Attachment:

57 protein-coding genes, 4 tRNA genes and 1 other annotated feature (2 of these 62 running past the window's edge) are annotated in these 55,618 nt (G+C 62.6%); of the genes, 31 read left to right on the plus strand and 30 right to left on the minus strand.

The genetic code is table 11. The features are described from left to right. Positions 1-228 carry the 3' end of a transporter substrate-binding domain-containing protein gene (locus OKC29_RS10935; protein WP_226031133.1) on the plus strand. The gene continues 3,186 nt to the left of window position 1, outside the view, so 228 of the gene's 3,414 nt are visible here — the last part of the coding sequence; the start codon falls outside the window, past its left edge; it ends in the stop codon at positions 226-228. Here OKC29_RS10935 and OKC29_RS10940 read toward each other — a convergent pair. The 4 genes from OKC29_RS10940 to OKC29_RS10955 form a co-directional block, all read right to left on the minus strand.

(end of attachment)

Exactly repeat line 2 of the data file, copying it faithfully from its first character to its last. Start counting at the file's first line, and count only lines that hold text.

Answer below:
The genetic code is table 11. The features are described from left to right. Positions 1-228 carry the 3' end of a transporter substrate-binding domain-containing protein gene (locus OKC29_RS10935; protein WP_226031133.1) on the plus strand. The gene continues 3,186 nt to the left of window position 1, outside the view, so 228 of the gene's 3,414 nt are visible here — the last part of the coding sequence; the start codon falls outside the window, past its left edge; it ends in the stop codon at positions 226-228. Here OKC29_RS10935 and OKC29_RS10940 read toward each other — a convergent pair. The 4 genes from OKC29_RS10940 to OKC29_RS10955 form a co-directional block, all read right to left on the minus strand.